Recent research has found there to be some success in inducing remission in ulcerative colitis patients through the use of faecal microbiota transplants - or FMT transplants. In simple terms FMT is the process of taking faeces from a healthy donor, extracting the beneficial intestinal bacteria and yeasts from it and then transplanting it into the colon of a recipient. It is also sometimes referred to as a stool transplant. Read more about FMT.
How do I find out about my microbiome?
To get your microbiome tested a sample of your poo needs to be sent off to a lab and analysed to see what microbes are found. Comprehensive microbiome testing isn't currently available on the NHS in the UK; only testing for specific things is offered.
If you want to find out the make up of your microbiome then you will need to pay a private company to do this for you. This service is now becoming more accessible to the general public and companies such as Healthpath offer gut health tests* to take a look at the bacteria in your gut and analyse how your digestive is working. These companies also often provide recommendations for how you positively support your own gut health.
How can we support our microbiome?
Our modern lifestyles mean that we often do things that damage our microbiome without even realising. Being more aware of some of these things means we can try to reduce them, and in turn reduce the harm to our microbiome. These include:
Use of antibiotics9,10
Stress and anxiety
Poor diet - such as eating lots of sugar, fatty foods and little fruit and veg
Increased use of other medication such as mouthwashes, aspirin, antacids, painkillers, laxatives, antidepressants, sleeping pills and NSAIDs
Widespread use of antibacterial cleaners and personal products
Pesticide and herbicides on our foods
Colon cleansing and vaginal douches
Mercury dental fillings
There are many things that can affect our microbiome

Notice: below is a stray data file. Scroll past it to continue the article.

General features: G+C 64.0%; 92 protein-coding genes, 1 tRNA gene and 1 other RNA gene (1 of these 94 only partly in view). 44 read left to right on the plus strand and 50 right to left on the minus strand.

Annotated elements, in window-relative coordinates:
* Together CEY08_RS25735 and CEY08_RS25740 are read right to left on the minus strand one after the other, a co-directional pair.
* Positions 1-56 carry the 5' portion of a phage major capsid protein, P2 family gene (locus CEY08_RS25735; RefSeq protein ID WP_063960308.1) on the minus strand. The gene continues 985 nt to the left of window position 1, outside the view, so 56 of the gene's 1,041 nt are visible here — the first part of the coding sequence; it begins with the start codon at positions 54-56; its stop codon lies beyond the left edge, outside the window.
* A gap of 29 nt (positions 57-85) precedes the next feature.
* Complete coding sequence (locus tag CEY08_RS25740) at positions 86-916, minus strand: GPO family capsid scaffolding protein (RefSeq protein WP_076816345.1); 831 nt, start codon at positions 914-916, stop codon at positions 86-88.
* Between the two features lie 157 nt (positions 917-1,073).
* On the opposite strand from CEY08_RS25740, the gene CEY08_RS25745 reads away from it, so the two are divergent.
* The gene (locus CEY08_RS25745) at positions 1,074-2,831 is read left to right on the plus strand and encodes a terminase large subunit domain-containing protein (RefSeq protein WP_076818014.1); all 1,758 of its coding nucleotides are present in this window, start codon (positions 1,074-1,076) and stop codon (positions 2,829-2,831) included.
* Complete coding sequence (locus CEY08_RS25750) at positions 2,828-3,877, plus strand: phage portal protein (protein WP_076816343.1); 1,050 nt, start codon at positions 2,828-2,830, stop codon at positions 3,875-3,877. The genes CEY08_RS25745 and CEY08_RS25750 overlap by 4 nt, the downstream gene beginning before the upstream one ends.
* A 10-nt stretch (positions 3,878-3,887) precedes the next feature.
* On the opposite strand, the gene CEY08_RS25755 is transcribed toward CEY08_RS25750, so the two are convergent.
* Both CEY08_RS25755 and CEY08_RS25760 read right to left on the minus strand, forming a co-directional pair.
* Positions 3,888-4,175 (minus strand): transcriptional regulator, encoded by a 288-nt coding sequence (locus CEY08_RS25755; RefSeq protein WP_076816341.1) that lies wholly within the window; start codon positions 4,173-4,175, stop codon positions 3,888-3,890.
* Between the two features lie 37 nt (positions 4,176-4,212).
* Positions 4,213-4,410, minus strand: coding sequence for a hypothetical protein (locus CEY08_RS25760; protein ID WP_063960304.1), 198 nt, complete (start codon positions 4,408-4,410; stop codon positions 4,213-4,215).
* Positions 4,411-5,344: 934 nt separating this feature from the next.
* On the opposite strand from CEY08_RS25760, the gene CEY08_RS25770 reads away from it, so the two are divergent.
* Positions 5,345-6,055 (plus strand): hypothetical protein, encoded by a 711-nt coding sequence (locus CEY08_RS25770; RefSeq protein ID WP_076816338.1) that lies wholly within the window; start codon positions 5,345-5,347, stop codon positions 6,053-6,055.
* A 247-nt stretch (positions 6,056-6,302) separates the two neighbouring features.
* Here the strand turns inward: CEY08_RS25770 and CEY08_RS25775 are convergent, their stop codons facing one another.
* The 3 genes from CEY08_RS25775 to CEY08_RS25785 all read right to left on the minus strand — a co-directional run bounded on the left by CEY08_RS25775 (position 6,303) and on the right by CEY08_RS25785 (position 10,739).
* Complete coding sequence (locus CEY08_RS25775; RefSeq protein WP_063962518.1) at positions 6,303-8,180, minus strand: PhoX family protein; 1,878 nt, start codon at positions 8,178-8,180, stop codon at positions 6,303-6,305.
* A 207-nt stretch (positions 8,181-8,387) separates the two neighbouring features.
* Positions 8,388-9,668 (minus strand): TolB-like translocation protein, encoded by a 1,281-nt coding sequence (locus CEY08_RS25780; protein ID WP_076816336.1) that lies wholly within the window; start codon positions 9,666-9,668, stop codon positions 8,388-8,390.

To help support the diversity of our microbiome we should try to limit as much of the list above as possible. Some particularly good things we could do include cutting down on sugar, increasing the diversity of the plant foods we eat (research shows that regularly eating 30 or more plant foods a week leads to a more diverse microbiome than eating 10 or fewer plant foods per week), drinking plenty of water to stay hydrated, reducing stress, eating fermented or ‘probiotic’ foods and, in some cases, it may be appropriate to take probiotic supplements.
Dominguez-Bello MG, Costello EK, Contreras M, Magris M, Hidalgo G, Fierer N, Knight R. Delivery mode shapes the acquisition and structure of the initial microbiota across multiple body habitats in newborns. Proceedings of the National Academy of Sciences of the United States of America.2010;107:11971‐11975. [PMC free article] [PubMed]
Koenig JE, Spor A, Scalfone N, Fricker AD, Stombaugh J, Knight R, Angenent LT, Ley RE. Succession of microbial consortia in the developing infant gut microbiome. Proceedings of the National Academy of Science, USA. 2010 [PMC free article] [PubMed]
Jun Sun , Eugene B. Chang.. Exploring gut microbes in human health and disease: Pushing the envelope. Genes & Diseases. Volume 1, Issue 2, December 2014, Pages 132‐139. http://www.sciencedirect.com/science/article/pii/S2352304214000130
Ott SJ, et al. Reduction in diversity of the colonic mucosa associated bacterial microflora in patients with active inflammatory bowel disease. Gut.2004;53(5):685‐693. View this article via: PubMed CrossRef Google Scholar
Frank DN, St Amand AL, Feldman RA, Boedeker EC, Harpaz N, Pace NR. Molecular-phylogenetic characterization of microbial community imbalances in human inflammatory bowel diseases. Proc Natl Acad Sci U S A. 2007;104(34):13780‐13785. View this article via: PubMed CrossRef Google Scholar
Manichanh C, et al. Reduced diversity of faecal microbiota in Crohn’s disease revealed by a metagenomic approach. Gut. 2006;55(2):205‐211. View this article via: PubMed CrossRef Google Scholar
Dethlefsen L, Relman DA. Incomplete recovery and individualized responses of the human distal gut microbiota to repeated antibiotic perturbation. Proceedings of the National Academy of Sciences of the United States of America. 2011;108(1):4554‐4561. [PMC free article] [PubMed]
Jernberg C, Lofmark S, Edlund C, Jansson JK. Long-term ecological impacts of antibiotic administration on the human intestinal microbiota. The ISME journal. 2007;1:56‐66. [PubMed]